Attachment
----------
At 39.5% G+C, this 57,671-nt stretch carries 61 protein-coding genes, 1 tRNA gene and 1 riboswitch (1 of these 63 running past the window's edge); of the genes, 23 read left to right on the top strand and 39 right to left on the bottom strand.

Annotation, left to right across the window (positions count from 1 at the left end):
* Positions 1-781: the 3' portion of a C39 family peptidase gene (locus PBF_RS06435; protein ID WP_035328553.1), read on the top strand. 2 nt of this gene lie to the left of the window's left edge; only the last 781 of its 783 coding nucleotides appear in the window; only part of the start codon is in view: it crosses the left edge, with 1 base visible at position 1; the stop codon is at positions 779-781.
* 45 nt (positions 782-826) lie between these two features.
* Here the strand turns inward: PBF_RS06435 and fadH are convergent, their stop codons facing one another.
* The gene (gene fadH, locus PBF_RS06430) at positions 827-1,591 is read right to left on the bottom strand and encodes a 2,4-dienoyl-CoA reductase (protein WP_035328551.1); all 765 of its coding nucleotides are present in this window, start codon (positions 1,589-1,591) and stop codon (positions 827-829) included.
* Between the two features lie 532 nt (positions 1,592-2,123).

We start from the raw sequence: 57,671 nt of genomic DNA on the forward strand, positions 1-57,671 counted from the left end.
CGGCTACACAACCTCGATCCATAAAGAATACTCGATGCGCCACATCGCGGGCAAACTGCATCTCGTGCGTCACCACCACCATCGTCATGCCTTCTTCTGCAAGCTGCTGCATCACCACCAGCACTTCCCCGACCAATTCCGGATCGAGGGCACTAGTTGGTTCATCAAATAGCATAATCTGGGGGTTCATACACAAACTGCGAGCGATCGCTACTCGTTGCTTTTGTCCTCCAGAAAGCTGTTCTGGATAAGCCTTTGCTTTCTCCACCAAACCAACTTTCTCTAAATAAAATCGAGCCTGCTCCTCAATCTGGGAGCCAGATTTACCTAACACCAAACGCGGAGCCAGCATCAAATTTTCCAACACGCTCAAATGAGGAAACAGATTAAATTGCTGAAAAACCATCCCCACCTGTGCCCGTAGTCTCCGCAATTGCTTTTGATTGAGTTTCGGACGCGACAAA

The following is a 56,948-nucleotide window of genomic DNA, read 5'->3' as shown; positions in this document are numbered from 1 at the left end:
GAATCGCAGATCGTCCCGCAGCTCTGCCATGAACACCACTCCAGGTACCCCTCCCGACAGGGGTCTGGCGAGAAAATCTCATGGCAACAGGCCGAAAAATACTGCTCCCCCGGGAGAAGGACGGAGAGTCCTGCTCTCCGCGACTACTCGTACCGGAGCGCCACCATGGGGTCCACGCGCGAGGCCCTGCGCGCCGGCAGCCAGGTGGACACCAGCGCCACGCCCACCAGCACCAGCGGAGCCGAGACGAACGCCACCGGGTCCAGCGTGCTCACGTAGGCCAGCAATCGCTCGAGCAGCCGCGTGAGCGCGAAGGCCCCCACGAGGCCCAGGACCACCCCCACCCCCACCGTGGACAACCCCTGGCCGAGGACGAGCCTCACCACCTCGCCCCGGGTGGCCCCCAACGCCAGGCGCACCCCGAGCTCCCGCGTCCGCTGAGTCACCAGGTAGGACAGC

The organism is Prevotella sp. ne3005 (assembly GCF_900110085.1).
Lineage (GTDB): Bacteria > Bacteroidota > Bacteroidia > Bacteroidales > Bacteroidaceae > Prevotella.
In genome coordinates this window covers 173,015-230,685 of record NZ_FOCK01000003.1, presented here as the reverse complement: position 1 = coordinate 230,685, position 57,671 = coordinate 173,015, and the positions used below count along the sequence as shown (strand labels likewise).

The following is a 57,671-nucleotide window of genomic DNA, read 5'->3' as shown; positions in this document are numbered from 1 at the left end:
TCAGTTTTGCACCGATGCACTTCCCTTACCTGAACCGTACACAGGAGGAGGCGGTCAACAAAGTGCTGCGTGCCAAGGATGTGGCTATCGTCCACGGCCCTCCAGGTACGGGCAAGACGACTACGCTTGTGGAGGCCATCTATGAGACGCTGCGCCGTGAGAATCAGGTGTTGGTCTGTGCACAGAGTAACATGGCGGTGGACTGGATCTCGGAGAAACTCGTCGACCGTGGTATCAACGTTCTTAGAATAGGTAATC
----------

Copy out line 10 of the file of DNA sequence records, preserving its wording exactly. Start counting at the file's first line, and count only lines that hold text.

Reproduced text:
The following is a 56,948-nucleotide window of genomic DNA, read 5'->3' as shown; positions in this document are numbered from 1 at the left end: